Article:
April 7 - Rio de Janeiro, the city due to host the 2016 Olympics and Paralympics, has been left paralysed today after torrential rain triggered a landslide that killed nearly 100 people.
The ground gave way in steep hillside slums, cutting red-brown paths of destruction through shantytowns.
Concrete and wooden homes were crushed and hurtled downhill, only to bury other structures.
The future host city of the Olympics and football World Cup ground to a near halt as Rio Mayor Eduardo Paes urged workers to stay home and closed all schools.
He said more rain was expected and urged people living in high-risk areas not to leave their homes.
Potential mudslides threatened at least 2,000 homes after eight inches (20 centimetres) of rain fell.
Paes said: "It is not advisable for people to leave their homes.
"We want to preserve lives."
A representative for the Rio de Janeiro fire department that is coordinating rescue efforts said 80 people have been killed and another 44 hospitalised.
Most of the victims were from Rio's hillside shantytowns whose homes were buried under tons of mud and rubble.
A spokesman said: "We expect the death toll to rise."
Brazilian President Luiz Inacio Lula da Silva called the events "a disgrace," and said it was the biggest storm in the history of the city.
Neither the 2014 World Cup nor the 2016 Olympics will be held during Brazil's rainy season, which normally takes place during the Southern Hemisphere's summer in December through February but this year has lasted into April.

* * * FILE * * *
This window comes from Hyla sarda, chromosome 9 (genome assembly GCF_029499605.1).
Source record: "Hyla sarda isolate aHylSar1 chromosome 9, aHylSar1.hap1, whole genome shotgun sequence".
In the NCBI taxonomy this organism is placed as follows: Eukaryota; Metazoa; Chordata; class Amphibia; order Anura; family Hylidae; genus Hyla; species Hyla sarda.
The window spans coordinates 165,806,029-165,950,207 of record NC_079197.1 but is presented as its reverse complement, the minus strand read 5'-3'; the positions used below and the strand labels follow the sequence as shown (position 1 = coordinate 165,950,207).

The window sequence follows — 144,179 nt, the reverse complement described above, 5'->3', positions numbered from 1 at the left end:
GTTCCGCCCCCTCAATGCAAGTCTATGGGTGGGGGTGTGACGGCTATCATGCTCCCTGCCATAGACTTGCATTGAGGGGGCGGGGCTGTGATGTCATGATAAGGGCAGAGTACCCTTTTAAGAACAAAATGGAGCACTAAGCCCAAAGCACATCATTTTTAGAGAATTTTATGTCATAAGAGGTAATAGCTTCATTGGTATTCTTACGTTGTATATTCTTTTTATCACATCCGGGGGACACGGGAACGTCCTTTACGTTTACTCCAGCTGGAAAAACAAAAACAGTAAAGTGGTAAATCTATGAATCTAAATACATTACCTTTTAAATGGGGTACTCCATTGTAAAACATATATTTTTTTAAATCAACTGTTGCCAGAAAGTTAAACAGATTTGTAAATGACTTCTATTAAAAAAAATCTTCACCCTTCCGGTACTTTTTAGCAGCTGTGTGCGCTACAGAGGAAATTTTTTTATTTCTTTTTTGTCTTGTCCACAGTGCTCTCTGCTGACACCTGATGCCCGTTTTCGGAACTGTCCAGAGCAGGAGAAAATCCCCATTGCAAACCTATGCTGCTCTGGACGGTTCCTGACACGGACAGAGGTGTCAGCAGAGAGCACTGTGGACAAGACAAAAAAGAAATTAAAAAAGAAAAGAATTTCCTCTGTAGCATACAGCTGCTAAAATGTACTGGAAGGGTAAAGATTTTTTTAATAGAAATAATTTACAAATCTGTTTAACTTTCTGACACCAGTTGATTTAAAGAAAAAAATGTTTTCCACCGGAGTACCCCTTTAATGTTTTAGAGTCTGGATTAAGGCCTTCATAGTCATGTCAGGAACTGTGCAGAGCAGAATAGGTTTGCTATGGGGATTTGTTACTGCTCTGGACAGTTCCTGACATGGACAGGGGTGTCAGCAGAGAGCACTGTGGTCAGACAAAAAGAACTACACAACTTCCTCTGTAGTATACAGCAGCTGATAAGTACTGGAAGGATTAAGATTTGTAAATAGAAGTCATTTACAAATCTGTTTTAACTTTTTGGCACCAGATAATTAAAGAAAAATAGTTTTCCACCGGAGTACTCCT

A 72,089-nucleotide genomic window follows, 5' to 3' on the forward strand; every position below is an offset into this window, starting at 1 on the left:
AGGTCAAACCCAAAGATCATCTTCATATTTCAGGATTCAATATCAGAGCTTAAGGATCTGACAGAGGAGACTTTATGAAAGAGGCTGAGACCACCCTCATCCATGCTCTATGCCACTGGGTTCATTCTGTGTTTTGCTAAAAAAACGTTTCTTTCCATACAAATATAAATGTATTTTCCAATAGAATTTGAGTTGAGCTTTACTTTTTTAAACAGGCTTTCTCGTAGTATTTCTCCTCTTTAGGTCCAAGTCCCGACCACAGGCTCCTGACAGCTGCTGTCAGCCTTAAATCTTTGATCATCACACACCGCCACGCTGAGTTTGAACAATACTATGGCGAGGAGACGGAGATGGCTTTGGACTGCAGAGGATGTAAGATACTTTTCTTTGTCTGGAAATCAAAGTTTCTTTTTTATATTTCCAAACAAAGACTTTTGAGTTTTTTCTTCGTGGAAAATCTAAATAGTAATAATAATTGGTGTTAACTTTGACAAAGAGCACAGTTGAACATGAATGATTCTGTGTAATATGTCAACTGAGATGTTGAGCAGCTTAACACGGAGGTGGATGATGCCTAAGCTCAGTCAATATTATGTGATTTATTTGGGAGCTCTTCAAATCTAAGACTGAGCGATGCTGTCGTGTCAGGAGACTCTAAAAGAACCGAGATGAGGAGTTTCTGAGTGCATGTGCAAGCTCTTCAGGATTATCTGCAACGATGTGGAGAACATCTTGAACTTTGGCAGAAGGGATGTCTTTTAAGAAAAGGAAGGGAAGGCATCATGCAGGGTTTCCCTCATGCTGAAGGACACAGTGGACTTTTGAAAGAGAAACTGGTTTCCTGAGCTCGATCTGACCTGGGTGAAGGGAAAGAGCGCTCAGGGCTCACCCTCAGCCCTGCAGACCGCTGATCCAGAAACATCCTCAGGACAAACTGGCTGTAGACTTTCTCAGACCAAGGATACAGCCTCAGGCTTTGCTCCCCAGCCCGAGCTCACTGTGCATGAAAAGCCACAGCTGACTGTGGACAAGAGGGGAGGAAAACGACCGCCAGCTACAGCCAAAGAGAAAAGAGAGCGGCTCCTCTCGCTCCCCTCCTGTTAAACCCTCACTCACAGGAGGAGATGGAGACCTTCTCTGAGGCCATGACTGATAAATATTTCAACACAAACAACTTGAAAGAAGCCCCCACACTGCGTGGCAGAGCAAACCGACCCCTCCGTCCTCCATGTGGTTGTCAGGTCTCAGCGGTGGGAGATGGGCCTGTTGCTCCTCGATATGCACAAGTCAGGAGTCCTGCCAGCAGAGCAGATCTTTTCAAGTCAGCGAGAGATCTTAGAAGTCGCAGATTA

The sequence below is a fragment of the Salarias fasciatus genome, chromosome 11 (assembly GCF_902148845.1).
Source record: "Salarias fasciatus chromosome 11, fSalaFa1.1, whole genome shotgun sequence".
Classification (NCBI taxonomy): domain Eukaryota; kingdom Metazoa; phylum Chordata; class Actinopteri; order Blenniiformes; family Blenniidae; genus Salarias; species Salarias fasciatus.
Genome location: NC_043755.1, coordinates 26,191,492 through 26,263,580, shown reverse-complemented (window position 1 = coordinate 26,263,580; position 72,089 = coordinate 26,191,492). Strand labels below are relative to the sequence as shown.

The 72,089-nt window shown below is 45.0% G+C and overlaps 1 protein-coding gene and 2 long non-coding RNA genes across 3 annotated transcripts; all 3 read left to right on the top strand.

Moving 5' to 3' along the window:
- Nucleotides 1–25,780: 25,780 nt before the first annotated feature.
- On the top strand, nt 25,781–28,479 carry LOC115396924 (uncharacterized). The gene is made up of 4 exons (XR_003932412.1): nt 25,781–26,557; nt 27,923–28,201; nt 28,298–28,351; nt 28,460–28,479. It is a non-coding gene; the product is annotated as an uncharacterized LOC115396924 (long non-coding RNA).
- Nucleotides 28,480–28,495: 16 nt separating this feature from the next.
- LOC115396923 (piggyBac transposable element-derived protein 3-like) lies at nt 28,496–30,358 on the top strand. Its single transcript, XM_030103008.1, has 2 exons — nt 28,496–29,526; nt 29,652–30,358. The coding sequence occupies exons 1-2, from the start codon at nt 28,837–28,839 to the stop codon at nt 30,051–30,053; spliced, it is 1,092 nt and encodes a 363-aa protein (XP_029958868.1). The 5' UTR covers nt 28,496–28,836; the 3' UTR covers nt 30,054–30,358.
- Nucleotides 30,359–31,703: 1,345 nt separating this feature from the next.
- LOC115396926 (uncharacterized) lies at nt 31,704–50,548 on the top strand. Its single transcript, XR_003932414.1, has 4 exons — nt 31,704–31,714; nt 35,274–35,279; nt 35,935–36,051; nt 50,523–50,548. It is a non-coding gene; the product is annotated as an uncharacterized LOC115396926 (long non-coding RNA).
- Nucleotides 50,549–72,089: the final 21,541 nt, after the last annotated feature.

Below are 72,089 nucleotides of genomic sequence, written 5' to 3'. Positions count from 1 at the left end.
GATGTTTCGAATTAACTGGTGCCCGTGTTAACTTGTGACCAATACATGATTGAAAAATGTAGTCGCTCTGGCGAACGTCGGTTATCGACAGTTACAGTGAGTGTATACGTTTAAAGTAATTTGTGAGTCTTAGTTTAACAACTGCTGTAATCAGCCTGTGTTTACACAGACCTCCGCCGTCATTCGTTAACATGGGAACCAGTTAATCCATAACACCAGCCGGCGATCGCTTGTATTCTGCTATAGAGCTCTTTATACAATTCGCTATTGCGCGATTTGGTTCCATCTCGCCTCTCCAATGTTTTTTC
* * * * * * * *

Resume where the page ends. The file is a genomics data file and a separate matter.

Lula insisted Rio is ready to host the 2014 World Cup and the Olympics, but nevertheless promised the Government will start working now to improve drainage systems in areas traditionally affected by rains.
Lula said he was working with the local authorities to overcome mistakes "made 40 years ago by authorities who allowed people to settle in a disorderly fashion along ridges and hillsides in inadequate housing."
He said: "This is the greatest flooding in the history of Rio de Janeiro, the biggest amount of rain in a single day.
"And when the man upstairs is nervous and makes it rain, we can only ask him to stop the rain in Rio de Janeiro so we can go on with life in the city."
Paes rated the city's preparedness for heavy rainfall as "less than zero."
He said: "The situation is total chaos."
Firefighters had to use inflatable boats to rescue people from stranded buses after a river running alongside the Maracana Stadium broke its banks.
About 3,000 firefighters worked to rescue residents, Paes said.
The field at Maracana Stadium, which is expected to host several matches of the 2014 World Cup, including the final, and is due to host the Opening and Closing Ceremony's of the Olympics, was damaged.
Dressing rooms were flooded, forcing the city’s Sports Secretariat to suspend a Libertadores Cup match between Flamengo and Universidad de Chile.
The torrential rain caused power failures in eight neighborhoods including Barra da Tijuca, where nearly half of all Olympics events will be held and the future home of the Olympic Village that’s expected to host up to 11,000 athletes.
Thousands of motorists were stranded overnight on highways blocked by rising floodwaters.
Sergio Simoes, head of Rio de Janeiro's civil defence department told the Globo TV network that the amount of rain that fell was "more than any city is capable of supporting."
Claudio Ribeiro, a 24-year-old taxi driver, spent eight hours stranded on a Rio highway.
He told Associated Press: "I have never seen anything like this.
"Tell me, how is this city supposed to host the Olympics?
"Look at this chaos!"
Last November Rio was plunged into darkness for more than five hours after the country's worst power outrage for more than a decade.
November 2009: Lula wants answers after Rio hit by Brazilian blackout